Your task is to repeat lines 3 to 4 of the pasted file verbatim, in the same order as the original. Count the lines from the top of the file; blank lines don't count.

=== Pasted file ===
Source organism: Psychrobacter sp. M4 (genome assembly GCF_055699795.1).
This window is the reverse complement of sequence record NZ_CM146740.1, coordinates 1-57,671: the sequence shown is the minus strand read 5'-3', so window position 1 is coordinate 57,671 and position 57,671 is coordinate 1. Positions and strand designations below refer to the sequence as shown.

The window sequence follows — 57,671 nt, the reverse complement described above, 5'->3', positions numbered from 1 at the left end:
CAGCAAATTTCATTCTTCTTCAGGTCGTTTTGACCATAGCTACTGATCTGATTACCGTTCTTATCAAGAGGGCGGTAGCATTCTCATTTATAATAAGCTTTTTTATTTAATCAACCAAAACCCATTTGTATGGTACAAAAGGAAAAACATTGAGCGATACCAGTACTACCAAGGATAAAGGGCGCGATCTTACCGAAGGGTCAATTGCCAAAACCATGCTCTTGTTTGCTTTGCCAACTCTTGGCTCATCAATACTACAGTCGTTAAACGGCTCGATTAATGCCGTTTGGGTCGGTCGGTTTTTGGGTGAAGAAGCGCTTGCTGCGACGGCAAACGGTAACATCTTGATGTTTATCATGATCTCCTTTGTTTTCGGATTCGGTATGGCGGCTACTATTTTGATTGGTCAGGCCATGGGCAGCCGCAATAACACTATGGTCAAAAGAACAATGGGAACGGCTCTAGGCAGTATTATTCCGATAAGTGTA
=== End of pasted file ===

The window sequence follows — 57,671 nt, the reverse complement described above, 5'->3', positions numbered from 1 at the left end:
CAGCAAATTTCATTCTTCTTCAGGTCGTTTTGACCATAGCTACTGATCTGATTACCGTTCTTATCAAGAGGGCGGTAGCATTCTCATTTATAATAAGCTTTTTTATTTAATCAACCAAAACCCATTTGTATGGTACAAAAGGAAAAACATTGAGCGATACCAGTACTACCAAGGATAAAGGGCGCGATCTTACCGAAGGGTCAATTGCCAAAACCATGCTCTTGTTTGCTTTGCCAACTCTTGGCTCATCAATACTACAGTCGTTAAACGGCTCGATTAATGCCGTTTGGGTCGGTCGGTTTTTGGGTGAAGAAGCGCTTGCTGCGACGGCAAACGGTAACATCTTGATGTTTATCATGATCTCCTTTGTTTTCGGATTCGGTATGGCGGCTACTATTTTGATTGGTCAGGCCATGGGCAGCCGCAATAACACTATGGTCAAAAGAACAATGGGAACGGCTCTAGGCAGTATTATTCCGATAAGTGTA